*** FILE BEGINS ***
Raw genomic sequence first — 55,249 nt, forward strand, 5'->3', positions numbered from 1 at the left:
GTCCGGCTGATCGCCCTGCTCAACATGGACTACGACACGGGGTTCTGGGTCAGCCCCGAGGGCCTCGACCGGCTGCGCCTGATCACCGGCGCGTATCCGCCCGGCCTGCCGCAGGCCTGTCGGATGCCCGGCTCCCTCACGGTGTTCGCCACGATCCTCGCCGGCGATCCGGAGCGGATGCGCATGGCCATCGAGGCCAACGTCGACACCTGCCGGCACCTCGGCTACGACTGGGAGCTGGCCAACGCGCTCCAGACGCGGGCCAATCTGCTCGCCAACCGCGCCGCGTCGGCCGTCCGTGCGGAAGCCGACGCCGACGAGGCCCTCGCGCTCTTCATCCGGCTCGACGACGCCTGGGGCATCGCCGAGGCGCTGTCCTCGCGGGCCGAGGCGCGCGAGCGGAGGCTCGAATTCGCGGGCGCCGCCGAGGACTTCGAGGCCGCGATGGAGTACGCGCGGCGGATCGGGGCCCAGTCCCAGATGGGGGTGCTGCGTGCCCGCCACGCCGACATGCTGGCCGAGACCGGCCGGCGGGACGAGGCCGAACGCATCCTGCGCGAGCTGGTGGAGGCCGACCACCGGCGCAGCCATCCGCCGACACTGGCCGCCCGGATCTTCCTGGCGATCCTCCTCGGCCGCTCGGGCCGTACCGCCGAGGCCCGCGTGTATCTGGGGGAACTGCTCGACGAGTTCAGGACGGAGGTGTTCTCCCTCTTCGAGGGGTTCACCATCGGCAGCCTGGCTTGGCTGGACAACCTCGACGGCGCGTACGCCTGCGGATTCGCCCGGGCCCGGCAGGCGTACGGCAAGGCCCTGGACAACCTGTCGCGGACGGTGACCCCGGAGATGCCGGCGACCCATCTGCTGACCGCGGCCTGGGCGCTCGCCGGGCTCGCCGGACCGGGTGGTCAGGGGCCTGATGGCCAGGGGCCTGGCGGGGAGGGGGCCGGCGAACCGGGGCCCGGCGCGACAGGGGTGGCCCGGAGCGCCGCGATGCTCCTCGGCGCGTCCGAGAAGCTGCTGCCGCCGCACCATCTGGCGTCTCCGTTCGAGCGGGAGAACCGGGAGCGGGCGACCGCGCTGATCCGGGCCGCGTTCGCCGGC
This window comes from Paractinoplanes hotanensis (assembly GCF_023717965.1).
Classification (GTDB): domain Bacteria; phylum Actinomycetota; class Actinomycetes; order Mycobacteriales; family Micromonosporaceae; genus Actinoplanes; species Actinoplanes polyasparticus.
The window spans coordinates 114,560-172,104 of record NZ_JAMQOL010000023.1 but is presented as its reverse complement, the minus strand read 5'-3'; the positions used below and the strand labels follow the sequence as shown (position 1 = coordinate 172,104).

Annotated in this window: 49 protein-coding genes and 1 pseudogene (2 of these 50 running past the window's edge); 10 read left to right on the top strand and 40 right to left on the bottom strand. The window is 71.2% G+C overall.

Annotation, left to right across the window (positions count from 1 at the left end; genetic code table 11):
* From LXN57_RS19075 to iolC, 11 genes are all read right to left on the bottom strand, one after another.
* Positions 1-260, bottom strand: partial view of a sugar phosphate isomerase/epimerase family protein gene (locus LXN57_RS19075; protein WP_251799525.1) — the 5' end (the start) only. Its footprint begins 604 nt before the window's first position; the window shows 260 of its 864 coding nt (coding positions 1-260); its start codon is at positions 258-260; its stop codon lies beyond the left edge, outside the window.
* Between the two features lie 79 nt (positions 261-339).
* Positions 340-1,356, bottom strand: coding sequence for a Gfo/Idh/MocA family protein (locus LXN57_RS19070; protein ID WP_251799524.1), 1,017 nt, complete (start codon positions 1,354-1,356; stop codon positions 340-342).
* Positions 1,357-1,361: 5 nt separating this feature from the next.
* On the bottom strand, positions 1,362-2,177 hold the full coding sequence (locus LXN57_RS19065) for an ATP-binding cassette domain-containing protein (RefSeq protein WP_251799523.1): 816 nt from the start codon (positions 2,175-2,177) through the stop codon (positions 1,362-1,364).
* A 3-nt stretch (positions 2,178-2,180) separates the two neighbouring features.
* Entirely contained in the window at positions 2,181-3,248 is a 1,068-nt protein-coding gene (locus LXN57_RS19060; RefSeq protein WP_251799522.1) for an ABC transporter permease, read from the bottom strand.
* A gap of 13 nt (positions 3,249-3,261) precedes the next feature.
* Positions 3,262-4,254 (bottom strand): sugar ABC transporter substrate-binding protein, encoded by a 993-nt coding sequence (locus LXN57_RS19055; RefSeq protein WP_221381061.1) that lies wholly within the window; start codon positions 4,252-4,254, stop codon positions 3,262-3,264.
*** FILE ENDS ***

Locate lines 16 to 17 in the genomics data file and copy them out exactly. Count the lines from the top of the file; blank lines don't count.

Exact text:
* A gap of 13 nt (positions 3,249-3,261) precedes the next feature.
* Positions 3,262-4,254 (bottom strand): sugar ABC transporter substrate-binding protein, encoded by a 993-nt coding sequence (locus LXN57_RS19055; RefSeq protein WP_221381061.1) that lies wholly within the window; start codon positions 4,252-4,254, stop codon positions 3,262-3,264.